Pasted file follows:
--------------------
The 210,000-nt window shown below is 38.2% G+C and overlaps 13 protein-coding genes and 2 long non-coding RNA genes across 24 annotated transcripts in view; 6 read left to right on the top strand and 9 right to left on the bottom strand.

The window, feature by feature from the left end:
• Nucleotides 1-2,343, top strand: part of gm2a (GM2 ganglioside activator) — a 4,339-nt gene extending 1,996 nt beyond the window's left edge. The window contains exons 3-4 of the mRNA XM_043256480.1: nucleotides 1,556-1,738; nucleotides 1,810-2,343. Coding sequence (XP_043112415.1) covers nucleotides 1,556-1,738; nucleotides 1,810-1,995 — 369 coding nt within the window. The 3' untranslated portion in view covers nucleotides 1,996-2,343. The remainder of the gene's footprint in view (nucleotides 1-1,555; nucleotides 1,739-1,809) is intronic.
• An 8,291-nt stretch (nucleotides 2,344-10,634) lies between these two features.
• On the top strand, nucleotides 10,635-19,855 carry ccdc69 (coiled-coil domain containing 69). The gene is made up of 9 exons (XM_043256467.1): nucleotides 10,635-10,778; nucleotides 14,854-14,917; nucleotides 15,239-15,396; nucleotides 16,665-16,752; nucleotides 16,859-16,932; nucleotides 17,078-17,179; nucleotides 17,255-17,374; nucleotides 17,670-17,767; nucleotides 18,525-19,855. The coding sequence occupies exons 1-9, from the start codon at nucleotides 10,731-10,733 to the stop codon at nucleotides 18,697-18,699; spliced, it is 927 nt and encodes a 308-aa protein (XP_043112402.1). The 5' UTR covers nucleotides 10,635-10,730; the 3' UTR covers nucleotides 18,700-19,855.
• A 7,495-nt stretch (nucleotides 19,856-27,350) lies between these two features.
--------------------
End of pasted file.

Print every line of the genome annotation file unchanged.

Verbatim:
The 210,000-nt window shown below is 38.2% G+C and overlaps 13 protein-coding genes and 2 long non-coding RNA genes across 24 annotated transcripts in view; 6 read left to right on the top strand and 9 right to left on the bottom strand.

The window, feature by feature from the left end:
• Nucleotides 1-2,343, top strand: part of gm2a (GM2 ganglioside activator) — a 4,339-nt gene extending 1,996 nt beyond the window's left edge. The window contains exons 3-4 of the mRNA XM_043256480.1: nucleotides 1,556-1,738; nucleotides 1,810-2,343. Coding sequence (XP_043112415.1) covers nucleotides 1,556-1,738; nucleotides 1,810-1,995 — 369 coding nt within the window. The 3' untranslated portion in view covers nucleotides 1,996-2,343. The remainder of the gene's footprint in view (nucleotides 1-1,555; nucleotides 1,739-1,809) is intronic.
• An 8,291-nt stretch (nucleotides 2,344-10,634) lies between these two features.
• On the top strand, nucleotides 10,635-19,855 carry ccdc69 (coiled-coil domain containing 69). The gene is made up of 9 exons (XM_043256467.1): nucleotides 10,635-10,778; nucleotides 14,854-14,917; nucleotides 15,239-15,396; nucleotides 16,665-16,752; nucleotides 16,859-16,932; nucleotides 17,078-17,179; nucleotides 17,255-17,374; nucleotides 17,670-17,767; nucleotides 18,525-19,855. The coding sequence occupies exons 1-9, from the start codon at nucleotides 10,731-10,733 to the stop codon at nucleotides 18,697-18,699; spliced, it is 927 nt and encodes a 308-aa protein (XP_043112402.1). The 5' UTR covers nucleotides 10,635-10,730; the 3' UTR covers nucleotides 18,700-19,855.
• A 7,495-nt stretch (nucleotides 19,856-27,350) lies between these two features.